Custom, will bring Modestý again into Fashion, or at least make her Sister-rivals of this Age blush for Spite, if not for Shame. As for my stale, antiquated, poetical Puss, whom you would keep in Countenance, by saying she has once been tolerable, and would yet pass Muster by a little licking over ; it is true that like most vain antiquated Jades, which have once been paflable) yet the affects Youthfulness in her Age, and would still gain a few Admirers, who the more she seeks, or labours for their liking, are but more her Contemners. Nevertheless, she is resolved henceforth to be so cautious as to appear very little more in the World, except it be as an Attendant on your Muse, or as a Foil, not a Rival to her Wit, or Fame: So that let your Country gentlewoman appear when she will in the *World, my old wornout Jade of a loft Reputation, shall be her Attendant into it, to procure her Admirers ; as an old Whore who can get no more Friends of her own, bawds for others, to make Sport or Pleafure yet, one way or other, for Mankind. I approve of your making Tonfon your Muse's Introductor into the World, or Master of the Ceremonies, who has been so long a Pimp, or Gentleman-Ufer to the Muses.
* This and the following Extract, are a full Confu. tation of the Lying Spirit of John Dennis and others, who impudently alerted that Mr. Pope wrote these Verses on bimself, (tko publish'd by Mr. Wycherley fix Years before bis Death.) We find bere it was a voluntary Aét oj bis, promis'd before-band, and written while Mr. Pope was absent. The first Brouillon of those Verses, and the second Copy witb Corrections are botb get extant in the Harley Library, in Mr. Wycherley's own band; from which will appear, that if they received any Alteration from Mr. Pope, it was in the Omiffione of some of his own Praises.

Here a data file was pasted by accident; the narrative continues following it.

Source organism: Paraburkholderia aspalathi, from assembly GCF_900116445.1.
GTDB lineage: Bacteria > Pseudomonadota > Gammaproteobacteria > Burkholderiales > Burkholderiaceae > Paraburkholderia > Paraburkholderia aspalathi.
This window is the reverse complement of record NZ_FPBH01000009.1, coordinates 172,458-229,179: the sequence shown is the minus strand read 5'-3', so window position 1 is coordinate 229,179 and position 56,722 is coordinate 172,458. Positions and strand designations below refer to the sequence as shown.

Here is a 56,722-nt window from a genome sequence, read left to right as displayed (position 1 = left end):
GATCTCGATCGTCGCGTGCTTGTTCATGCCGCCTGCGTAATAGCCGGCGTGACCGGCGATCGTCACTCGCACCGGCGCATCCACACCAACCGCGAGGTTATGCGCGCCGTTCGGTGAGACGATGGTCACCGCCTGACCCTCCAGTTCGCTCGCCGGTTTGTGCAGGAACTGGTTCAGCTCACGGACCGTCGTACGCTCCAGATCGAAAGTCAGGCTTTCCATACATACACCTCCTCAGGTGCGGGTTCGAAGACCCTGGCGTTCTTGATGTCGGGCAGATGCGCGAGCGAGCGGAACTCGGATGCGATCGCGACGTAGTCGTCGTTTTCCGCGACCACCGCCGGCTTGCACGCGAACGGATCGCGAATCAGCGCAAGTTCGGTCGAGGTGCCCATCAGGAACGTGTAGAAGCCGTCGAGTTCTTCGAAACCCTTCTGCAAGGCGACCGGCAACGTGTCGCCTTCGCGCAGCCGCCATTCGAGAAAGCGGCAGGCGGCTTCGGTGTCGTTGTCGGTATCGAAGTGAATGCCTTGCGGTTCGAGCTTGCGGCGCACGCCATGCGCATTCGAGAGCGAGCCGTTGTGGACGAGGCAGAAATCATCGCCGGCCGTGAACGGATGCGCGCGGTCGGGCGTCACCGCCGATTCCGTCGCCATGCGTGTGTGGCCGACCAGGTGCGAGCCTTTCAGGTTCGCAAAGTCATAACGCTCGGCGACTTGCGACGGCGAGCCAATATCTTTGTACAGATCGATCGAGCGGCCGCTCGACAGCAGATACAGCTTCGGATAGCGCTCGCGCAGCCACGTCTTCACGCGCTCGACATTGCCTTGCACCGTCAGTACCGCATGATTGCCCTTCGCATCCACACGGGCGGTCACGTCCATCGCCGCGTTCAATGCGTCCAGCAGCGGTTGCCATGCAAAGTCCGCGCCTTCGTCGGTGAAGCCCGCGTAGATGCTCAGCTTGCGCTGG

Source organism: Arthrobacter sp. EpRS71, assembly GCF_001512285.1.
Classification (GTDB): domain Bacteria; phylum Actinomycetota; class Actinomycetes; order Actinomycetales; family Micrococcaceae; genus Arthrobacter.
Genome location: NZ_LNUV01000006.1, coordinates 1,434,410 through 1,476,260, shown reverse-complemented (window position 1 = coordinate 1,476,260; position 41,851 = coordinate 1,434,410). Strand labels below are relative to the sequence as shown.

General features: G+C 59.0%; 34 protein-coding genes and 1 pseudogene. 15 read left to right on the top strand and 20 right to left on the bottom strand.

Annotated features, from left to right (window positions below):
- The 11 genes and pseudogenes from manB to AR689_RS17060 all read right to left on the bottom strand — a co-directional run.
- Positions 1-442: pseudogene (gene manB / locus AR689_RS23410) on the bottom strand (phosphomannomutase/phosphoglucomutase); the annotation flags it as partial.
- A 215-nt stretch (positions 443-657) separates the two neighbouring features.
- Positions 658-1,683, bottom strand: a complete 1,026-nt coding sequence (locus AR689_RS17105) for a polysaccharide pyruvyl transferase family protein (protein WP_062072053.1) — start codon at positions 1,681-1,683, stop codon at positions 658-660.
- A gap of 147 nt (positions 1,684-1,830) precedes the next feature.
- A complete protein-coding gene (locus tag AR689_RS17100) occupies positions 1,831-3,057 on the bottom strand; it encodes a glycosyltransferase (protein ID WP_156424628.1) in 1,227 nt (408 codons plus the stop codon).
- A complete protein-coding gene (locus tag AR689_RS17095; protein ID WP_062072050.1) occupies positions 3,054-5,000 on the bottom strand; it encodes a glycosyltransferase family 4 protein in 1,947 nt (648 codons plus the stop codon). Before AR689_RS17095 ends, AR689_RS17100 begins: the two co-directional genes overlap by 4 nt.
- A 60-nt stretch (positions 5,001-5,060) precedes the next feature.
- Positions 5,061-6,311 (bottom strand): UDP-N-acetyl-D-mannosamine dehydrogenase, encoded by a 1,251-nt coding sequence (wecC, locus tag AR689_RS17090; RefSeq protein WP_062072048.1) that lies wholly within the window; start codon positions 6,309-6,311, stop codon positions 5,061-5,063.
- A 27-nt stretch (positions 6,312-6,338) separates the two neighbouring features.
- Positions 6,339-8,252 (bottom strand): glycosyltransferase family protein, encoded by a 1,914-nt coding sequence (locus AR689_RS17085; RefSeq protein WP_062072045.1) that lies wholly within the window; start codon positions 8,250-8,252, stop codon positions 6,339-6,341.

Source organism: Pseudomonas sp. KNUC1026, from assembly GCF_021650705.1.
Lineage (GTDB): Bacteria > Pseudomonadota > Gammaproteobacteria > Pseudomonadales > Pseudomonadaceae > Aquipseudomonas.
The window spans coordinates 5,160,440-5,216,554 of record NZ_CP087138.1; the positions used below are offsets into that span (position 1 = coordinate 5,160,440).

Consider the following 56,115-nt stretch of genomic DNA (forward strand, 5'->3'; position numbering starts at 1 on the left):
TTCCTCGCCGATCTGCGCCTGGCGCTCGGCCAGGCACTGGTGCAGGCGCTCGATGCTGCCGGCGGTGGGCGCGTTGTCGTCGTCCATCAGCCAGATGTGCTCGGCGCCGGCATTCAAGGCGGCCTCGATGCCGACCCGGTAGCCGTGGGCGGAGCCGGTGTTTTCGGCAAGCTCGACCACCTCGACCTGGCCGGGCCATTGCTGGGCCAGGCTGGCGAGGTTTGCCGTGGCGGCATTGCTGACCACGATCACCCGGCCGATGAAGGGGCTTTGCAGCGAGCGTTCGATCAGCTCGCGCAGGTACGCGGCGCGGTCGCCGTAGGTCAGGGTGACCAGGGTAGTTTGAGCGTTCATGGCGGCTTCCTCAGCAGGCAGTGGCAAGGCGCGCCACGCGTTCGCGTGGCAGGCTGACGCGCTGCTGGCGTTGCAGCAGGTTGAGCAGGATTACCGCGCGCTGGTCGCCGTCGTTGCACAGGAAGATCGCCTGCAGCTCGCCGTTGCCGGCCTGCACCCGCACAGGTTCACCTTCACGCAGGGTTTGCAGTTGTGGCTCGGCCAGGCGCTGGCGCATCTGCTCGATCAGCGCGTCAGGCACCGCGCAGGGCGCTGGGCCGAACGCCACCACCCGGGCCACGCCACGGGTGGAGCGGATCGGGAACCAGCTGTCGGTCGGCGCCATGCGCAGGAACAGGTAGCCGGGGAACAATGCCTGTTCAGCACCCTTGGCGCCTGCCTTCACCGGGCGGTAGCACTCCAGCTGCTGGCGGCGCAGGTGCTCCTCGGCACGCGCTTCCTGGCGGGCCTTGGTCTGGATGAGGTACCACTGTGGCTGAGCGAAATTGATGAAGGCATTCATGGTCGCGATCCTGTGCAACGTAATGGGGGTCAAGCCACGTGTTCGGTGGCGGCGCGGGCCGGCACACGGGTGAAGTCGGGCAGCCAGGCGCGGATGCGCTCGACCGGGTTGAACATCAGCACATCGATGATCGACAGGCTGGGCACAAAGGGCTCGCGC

I wish you good Fortune, fince a Man with Store of Wit, as Store of Money, without the help of good Fortune, will never be popular ; but I wish you a great many Admirers, which will be some Credit to my Judgment as well as your Wit, who always thought you had a great deal, and am
Extrazt from two Letters of Mr. Wycherley of May, 18, and of July 28, 1708.
I Have made a damn'd Compliment in Verse,
upon the printing your Pastorals, which you shall see when you see me. -If you suffer my old Dowdy of a Muse to wait upon your sprightly Lass of the Plains, into the Company of the Town, it will be but like an old City-bawd's attending a young Country-beauty to Town, to gain her Admirers, when past the Hopes of plealing the World herself.
Mr. Wycherley to Mr. Pope.
May 17, 1709. I Must thank you for a Book of your Miscellanies,
which Tonfon lent me, I suppose by your Order and all I can tell you of it is, that nothing has lately been better received by the Public, than your Part of it. You have only displeas'd the Critics by pleasing them too well ; having not left them a
Word to say for themselves againft you and your Performances ; so that now your Hand is in, you must persevere, 'till my Prophecies of you be fulfilled. In Earnest, all the best Judges of good Sense, or Poetry, are Admirers of yours ; and like your Part of the Book so well, that the Rest is liked the worse. This is true upon my Word, without Compliment; so that your first Success will make you for all your Life a Poet, in Spite of your Wit: For a Poet's Success at first, like a Gamester's Fortune at first, is like to make him a Lofer at last, and to be undone by his good fortune and Merit.
But hitherto your Miscellanies have safely run the Gantlet thro' all the Coffee-houses, which are now entertained with a whimsical new NewsPaper, called, The Tatler, which I suppose you have seen. This is the newest Thing I can tell you of, except it be of the Peace, which now, (most People say.) is drawing to such a Conclusion, as all Europe is, or must be satisfied with : So Poverty, you see, which makes Peace in WestminsterHall, makes it likewise in the Camp or Field throughout the World. Peace then be to you, and to me ; who am now grown Peaceful, and will have no Contest with any Man, but him who says he is more your Friend, or humble Servant, than